Whose responsibility?

While the ultimate onus of internal communication rests with the HR, it is a shared responsibility since marketing, public relations, corporate affairs and others are all involved in the process.

Internal communication should take place as a series of steps and not as an isolated event. “Well-planned and delivered internal communication can drive the culture in an organisation. The most important thing is the credibility of an information source. To get the desired result from the audience, the trust factor must be strong,” states Manoj Mandavgane, general manager, HR, ICICI Infotech. He opines that while formulating internal communication strategy, the following factors should be taken care of:

  • The purpose should be clear.
  • The timing and medium are important.
  • Language must be used carefully.
  • The tools of communication should be effective.
  • When people are vulnerable, their tolerance for ambiguity decreases, so they need to be told clearly to feel secure.
  • Communication has to be supported by action.

Ways and means

The channels of communication are intranets, e-mail, newsletters, periodic speeches by the CEO / managing director, open house sessions, etc. Sridharan asserts that while formal channels are important, it is imperative to make informal communication a continuous effort. “Many a time our COO will discuss

the latest achievements in Hexaware during lunch in our common canteen. Our chairman sometimes discusses the path of the organisation while travelling in the bus with employees for a picnic,” he recounts, adding that most of these informal forums also enable two-way communication, which gives the top management a fair idea about how the company is perceived among employees.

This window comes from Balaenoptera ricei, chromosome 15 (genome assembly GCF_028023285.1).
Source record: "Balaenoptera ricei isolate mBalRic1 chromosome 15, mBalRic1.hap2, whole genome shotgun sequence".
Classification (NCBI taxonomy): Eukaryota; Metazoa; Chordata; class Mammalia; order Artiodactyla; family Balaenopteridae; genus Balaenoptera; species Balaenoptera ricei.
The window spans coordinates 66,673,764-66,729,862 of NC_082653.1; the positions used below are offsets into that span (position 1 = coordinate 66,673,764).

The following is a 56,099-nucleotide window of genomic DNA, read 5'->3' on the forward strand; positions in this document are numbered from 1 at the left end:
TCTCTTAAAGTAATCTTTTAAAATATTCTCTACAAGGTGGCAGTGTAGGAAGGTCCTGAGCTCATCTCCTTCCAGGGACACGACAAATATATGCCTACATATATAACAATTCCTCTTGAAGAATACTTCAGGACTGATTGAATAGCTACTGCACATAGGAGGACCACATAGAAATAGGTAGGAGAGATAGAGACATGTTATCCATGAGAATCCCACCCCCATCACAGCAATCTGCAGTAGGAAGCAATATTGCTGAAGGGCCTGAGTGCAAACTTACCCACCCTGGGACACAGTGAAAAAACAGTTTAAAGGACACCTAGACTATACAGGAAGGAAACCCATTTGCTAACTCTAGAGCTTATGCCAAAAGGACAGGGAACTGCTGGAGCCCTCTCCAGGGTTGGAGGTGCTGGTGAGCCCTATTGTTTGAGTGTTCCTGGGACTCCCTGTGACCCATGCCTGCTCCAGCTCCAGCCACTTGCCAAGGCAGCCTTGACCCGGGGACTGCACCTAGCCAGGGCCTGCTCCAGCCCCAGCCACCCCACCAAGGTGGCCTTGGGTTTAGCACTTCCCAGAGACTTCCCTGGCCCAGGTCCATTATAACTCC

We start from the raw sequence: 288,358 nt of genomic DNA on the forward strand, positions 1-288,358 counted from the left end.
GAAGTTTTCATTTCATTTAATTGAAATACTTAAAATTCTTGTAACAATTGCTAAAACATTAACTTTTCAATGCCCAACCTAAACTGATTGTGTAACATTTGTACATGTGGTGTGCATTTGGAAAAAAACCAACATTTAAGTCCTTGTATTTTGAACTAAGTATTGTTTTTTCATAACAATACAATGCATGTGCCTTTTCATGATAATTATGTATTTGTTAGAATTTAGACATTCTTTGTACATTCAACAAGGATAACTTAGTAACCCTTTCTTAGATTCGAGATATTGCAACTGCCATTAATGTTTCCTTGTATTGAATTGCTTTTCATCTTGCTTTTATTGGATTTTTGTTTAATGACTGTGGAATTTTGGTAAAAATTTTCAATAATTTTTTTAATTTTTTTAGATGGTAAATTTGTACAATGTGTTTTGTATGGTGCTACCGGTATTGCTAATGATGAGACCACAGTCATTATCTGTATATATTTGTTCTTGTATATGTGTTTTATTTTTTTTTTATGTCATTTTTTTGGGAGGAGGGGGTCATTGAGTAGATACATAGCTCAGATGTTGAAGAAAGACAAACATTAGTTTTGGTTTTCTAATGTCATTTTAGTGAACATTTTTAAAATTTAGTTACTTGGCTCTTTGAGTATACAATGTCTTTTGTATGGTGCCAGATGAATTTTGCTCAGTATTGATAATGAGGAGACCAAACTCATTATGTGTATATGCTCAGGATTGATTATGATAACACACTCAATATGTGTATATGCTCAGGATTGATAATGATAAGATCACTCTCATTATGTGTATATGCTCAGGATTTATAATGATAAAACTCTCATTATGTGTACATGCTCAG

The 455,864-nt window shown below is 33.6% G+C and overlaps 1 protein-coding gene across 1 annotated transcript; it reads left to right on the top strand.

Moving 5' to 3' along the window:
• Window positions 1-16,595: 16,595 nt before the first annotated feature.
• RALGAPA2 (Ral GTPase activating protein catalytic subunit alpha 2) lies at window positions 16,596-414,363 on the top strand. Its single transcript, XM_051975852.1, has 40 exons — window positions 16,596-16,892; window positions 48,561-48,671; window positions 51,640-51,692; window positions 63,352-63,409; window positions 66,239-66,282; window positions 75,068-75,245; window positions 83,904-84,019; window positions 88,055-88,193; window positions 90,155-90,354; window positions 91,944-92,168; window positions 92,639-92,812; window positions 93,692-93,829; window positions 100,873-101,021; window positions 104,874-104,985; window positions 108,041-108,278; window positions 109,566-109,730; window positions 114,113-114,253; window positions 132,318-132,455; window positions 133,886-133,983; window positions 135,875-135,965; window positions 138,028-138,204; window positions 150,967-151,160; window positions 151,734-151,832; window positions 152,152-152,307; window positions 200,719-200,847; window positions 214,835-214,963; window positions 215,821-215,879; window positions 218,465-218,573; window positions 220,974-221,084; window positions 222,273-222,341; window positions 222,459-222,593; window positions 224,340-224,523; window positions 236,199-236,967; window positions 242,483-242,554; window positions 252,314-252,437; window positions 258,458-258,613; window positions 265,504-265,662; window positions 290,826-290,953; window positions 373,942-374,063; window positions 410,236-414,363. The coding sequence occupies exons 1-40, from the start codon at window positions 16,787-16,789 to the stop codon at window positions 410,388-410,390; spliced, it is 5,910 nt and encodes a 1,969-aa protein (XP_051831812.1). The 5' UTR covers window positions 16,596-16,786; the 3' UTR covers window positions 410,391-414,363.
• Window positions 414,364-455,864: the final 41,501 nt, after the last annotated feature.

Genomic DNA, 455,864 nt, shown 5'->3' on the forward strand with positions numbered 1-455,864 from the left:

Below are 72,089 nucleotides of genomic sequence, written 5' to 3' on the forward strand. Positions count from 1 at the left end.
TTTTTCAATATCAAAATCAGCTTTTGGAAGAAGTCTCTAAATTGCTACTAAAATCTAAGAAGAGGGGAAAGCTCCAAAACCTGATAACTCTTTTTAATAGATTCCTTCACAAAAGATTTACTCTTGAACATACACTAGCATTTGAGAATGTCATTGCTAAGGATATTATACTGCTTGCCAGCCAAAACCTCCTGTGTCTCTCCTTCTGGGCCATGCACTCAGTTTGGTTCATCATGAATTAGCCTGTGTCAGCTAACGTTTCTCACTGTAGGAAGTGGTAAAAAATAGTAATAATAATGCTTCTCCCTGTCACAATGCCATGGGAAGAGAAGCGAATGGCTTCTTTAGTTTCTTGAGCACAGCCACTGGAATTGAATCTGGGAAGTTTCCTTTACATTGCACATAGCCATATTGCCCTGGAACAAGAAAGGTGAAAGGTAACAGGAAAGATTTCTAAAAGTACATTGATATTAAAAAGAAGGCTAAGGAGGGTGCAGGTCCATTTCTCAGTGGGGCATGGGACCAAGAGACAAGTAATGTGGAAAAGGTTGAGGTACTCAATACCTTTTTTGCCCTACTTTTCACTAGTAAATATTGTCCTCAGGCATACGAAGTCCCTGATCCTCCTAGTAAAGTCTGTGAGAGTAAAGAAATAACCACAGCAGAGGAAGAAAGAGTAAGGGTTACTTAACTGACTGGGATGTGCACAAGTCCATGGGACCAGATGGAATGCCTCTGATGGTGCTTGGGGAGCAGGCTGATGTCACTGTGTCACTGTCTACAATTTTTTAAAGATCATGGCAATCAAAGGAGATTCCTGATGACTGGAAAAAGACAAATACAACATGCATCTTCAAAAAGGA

Apart from the regular initiatives, ICICI Infotech has made its knowledge management (KM) portal a single window for communication; it includes presentations, information about new clients, and other company details. There is also an active discussion board. “Anybody who logs into the computer comes to the KM site to mark his attendance; this might be anywhere in the globe, including the client site,” informs Mandavgane.

Those organisations which have understood the significance of internal communication encourage employee feedback to continuously improve the process. Curbing the grapevine of misinformation is not easy; it needs constant vigil and continuous effort to enable best practices in internal communication—something that very few companies are able to do efficiently.

The fallout of bad internal communication
Short-term impact
  • Spread of misinformation.
  • Erosion of employee trust and confidence.
  • Conflicts between employees and management.
  • Misinformed employees can make wrong decisions.
  • Internal brand image suffers.

Long-term impact

  • Dissatisfaction among employees leads to higher attrition.
  • Lack of coherent and shared vision.
  • Low employee morale results in lower productivity.
  • Impact on company's stocks.
  • Organisation's external brand value suffers.